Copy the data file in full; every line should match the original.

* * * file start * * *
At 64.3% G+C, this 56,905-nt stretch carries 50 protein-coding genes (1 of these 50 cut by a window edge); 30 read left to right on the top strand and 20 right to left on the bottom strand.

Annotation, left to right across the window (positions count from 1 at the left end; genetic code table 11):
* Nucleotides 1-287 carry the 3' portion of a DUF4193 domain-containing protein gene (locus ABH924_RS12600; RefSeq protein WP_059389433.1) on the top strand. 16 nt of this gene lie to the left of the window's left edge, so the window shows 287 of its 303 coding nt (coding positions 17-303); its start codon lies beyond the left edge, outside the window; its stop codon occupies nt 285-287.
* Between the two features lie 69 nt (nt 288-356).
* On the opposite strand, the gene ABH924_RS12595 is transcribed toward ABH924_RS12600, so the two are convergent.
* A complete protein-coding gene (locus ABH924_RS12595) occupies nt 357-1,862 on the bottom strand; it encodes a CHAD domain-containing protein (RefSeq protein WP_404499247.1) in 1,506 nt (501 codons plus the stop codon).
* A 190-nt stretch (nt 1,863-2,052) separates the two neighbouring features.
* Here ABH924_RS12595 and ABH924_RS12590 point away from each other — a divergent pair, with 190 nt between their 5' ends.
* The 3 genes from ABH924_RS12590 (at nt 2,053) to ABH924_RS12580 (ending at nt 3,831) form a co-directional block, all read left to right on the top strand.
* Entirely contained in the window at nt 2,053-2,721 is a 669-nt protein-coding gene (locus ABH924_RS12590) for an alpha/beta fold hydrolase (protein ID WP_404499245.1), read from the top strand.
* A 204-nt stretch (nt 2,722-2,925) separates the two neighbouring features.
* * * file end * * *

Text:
At 64.3% G+C, this 56,905-nt stretch carries 50 protein-coding genes (1 of these 50 cut by a window edge); 30 read left to right on the top strand and 20 right to left on the bottom strand.

Annotation, left to right across the window (positions count from 1 at the left end; genetic code table 11):
* Nucleotides 1-287 carry the 3' portion of a DUF4193 domain-containing protein gene (locus ABH924_RS12600; RefSeq protein WP_059389433.1) on the top strand. 16 nt of this gene lie to the left of the window's left edge, so the window shows 287 of its 303 coding nt (coding positions 17-303); its start codon lies beyond the left edge, outside the window; its stop codon occupies nt 285-287.
* Between the two features lie 69 nt (nt 288-356).
* On the opposite strand, the gene ABH924_RS12595 is transcribed toward ABH924_RS12600, so the two are convergent.
* A complete protein-coding gene (locus ABH924_RS12595) occupies nt 357-1,862 on the bottom strand; it encodes a CHAD domain-containing protein (RefSeq protein WP_404499247.1) in 1,506 nt (501 codons plus the stop codon).
* A 190-nt stretch (nt 1,863-2,052) separates the two neighbouring features.
* Here ABH924_RS12595 and ABH924_RS12590 point away from each other — a divergent pair, with 190 nt between their 5' ends.
* The 3 genes from ABH924_RS12590 (at nt 2,053) to ABH924_RS12580 (ending at nt 3,831) form a co-directional block, all read left to right on the top strand.
* Entirely contained in the window at nt 2,053-2,721 is a 669-nt protein-coding gene (locus ABH924_RS12590) for an alpha/beta fold hydrolase (protein ID WP_404499245.1), read from the top strand.
* A 204-nt stretch (nt 2,722-2,925) separates the two neighbouring features.